Saturday, February 28, 2015

The Death of Spock and Logic

One of my youthful heroes, Leonard Nimoy, has passed away, although there is a sense that he must surely come back to life in another episode.  What struck me is the notion of a future Federation of Planets where to be a leader you needed to be an impulsive, self-seeking moron.  Yet logic was still permitted within the geographic limits of this empire.  This permissiveness, however, wasn't due to any regard for logic, but rather an artifact of multi-cultural toleration among alien species.  The Act of Toleration of Logic was achieved only after several planet systems were obliterated and trillions of souls were exterminated.

It was our current era, however, where reason degenerated so that the greatest philosophical accomplishment of the 20th century was the bumper sticker, and of the 21st century, all the philosophical hopes of civilization were reduced to the Tweet.  Thus, Spock really represented an anachronistic character from the past plugged into a completely irrational future.  So live long and prosper.  But keep logic out of it.

Sunday, February 22, 2015

Gender-Fascism and the Tech Industry

I have been seeing a steady stream of articles lamenting the low participation rate of females in the tech industry.  A selection of articles on computer science is here and here.  For engineering, we have this and that.  Given that I am a male engineer who happens to do a lot of coding, the clear takeaway from these articles is that I am a condescending chauvinist and also hostile and unwelcoming towards females.  Of course this should be obvious, since those who go into engineering and computer science typically relate to machines and equations much better than they relate to people, thus, we are all socially challenged.  What no one seems ready to study is whether or not engineers and computer scientists are equally condescending chauvinists, hostile and unwelcoming to their own gender.  And how do we behave towards kittens and puppies?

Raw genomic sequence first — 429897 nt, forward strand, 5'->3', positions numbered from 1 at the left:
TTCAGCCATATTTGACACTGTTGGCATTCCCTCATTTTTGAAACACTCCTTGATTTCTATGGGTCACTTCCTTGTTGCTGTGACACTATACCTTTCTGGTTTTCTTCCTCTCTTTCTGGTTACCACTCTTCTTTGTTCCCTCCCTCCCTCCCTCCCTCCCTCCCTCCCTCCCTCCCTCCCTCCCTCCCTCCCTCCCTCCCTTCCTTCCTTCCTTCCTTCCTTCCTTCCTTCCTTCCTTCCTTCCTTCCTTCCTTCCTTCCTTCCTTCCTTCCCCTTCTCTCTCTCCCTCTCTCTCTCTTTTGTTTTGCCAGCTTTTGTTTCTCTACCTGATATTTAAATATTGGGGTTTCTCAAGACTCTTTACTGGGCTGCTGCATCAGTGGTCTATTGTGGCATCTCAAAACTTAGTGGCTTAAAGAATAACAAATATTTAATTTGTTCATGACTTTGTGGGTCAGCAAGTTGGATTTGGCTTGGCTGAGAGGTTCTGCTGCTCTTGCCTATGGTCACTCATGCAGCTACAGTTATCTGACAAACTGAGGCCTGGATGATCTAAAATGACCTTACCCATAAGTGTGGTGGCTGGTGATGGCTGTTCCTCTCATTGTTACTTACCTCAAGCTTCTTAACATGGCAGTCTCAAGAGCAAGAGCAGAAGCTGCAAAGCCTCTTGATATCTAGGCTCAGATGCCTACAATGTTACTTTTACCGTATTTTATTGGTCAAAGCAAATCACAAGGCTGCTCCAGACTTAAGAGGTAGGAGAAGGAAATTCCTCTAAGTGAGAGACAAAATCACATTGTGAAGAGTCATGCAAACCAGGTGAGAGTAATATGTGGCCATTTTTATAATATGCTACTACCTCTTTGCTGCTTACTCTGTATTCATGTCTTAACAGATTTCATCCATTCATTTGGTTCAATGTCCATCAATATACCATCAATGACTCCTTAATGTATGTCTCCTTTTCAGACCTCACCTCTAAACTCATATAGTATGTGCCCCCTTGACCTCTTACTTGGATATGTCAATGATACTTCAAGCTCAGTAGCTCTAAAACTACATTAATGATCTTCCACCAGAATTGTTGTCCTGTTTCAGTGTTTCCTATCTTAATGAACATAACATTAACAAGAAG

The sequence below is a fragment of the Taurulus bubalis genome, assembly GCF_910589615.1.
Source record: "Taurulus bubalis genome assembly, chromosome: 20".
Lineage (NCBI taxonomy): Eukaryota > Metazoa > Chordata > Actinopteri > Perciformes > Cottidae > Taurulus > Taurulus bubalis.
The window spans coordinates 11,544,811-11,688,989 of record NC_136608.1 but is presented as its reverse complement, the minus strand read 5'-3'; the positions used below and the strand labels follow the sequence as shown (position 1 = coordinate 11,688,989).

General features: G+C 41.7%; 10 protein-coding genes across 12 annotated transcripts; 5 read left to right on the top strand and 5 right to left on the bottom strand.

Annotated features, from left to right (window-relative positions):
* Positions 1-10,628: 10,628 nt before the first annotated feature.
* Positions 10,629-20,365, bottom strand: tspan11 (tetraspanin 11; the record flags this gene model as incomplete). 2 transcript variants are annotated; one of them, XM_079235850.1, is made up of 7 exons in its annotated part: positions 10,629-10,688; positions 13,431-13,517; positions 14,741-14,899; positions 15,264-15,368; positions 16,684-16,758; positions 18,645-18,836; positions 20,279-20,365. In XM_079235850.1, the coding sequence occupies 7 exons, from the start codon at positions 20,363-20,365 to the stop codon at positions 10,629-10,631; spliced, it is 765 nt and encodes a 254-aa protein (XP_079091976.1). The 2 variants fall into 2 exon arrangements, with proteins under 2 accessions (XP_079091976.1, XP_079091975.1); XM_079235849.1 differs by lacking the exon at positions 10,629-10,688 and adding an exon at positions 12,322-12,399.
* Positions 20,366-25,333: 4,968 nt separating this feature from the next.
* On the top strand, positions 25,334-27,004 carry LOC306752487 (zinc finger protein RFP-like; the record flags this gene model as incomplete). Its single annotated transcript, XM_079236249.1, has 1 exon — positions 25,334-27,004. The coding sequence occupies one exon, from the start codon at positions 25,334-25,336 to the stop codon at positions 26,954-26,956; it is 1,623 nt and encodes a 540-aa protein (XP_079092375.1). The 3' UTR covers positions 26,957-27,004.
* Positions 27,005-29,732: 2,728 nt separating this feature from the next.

There is a flip side to this, that the dominance of women in many majors (medical assistants, education, psychology) is comparable to the dominance of men in engineering and computer science.  Anything involving people, whether dead or alive, will prefer females, so that the large majority of forensics students are female.  Then there is the fact that something like 60% of college degrees are awarded to women.  A popular version of this was part of the Grand Torino movie which left us with another famous quote from a Clint Eastwood movie:  "Hmong girls over here fit in better.  The girls go to college and the boys go to jail".

Clearly gender is a complicated thing.  Perhaps we can hope for a future convergence as bionic females attract more male interest due to the imbedded coding requirements and females take more of an interest in counseling and softening the artificial intelligence derived personalities of the terminators.




Sunday, February 15, 2015

Friday, February 13, 2015

Vulcan Valentine's Day